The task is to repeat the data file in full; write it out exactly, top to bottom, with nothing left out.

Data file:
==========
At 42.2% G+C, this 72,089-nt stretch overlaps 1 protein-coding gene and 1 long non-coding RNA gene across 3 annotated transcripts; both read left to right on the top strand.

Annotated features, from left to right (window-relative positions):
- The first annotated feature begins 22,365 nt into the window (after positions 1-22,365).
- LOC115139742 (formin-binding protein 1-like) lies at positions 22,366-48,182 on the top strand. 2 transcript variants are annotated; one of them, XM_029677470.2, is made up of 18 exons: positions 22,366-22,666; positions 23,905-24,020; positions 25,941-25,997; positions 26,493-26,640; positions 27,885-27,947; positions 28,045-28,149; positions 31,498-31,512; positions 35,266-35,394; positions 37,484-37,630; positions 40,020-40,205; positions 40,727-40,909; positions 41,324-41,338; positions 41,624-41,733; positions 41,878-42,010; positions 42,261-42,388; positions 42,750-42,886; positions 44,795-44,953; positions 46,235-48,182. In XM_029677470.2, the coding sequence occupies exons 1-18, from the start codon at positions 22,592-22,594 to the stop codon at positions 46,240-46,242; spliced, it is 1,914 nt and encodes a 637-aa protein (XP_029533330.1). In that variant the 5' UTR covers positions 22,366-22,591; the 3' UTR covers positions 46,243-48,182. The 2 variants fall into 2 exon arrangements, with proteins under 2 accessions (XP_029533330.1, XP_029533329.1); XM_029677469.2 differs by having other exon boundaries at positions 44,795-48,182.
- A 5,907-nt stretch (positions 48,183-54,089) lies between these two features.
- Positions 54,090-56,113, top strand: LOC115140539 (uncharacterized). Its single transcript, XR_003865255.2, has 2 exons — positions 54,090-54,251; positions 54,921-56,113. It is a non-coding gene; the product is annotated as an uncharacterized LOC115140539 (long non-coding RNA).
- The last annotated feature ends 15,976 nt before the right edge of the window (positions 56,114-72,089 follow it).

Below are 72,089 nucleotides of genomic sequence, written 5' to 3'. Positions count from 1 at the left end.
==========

At 42.2% G+C, this 72,089-nt stretch overlaps 1 protein-coding gene and 1 long non-coding RNA gene across 3 annotated transcripts; both read left to right on the top strand.

Annotated features, from left to right (window-relative positions):
- The first annotated feature begins 22,365 nt into the window (after positions 1-22,365).
- LOC115139742 (formin-binding protein 1-like) lies at positions 22,366-48,182 on the top strand. 2 transcript variants are annotated; one of them, XM_029677470.2, is made up of 18 exons: positions 22,366-22,666; positions 23,905-24,020; positions 25,941-25,997; positions 26,493-26,640; positions 27,885-27,947; positions 28,045-28,149; positions 31,498-31,512; positions 35,266-35,394; positions 37,484-37,630; positions 40,020-40,205; positions 40,727-40,909; positions 41,324-41,338; positions 41,624-41,733; positions 41,878-42,010; positions 42,261-42,388; positions 42,750-42,886; positions 44,795-44,953; positions 46,235-48,182. In XM_029677470.2, the coding sequence occupies exons 1-18, from the start codon at positions 22,592-22,594 to the stop codon at positions 46,240-46,242; spliced, it is 1,914 nt and encodes a 637-aa protein (XP_029533330.1). In that variant the 5' UTR covers positions 22,366-22,591; the 3' UTR covers positions 46,243-48,182. The 2 variants fall into 2 exon arrangements, with proteins under 2 accessions (XP_029533330.1, XP_029533329.1); XM_029677469.2 differs by having other exon boundaries at positions 44,795-48,182.
- A 5,907-nt stretch (positions 48,183-54,089) lies between these two features.
- Positions 54,090-56,113, top strand: LOC115140539 (uncharacterized). Its single transcript, XR_003865255.2, has 2 exons — positions 54,090-54,251; positions 54,921-56,113. It is a non-coding gene; the product is annotated as an uncharacterized LOC115140539 (long non-coding RNA).
- The last annotated feature ends 15,976 nt before the right edge of the window (positions 56,114-72,089 follow it).

Below are 72,089 nucleotides of genomic sequence, written 5' to 3'. Positions count from 1 at the left end.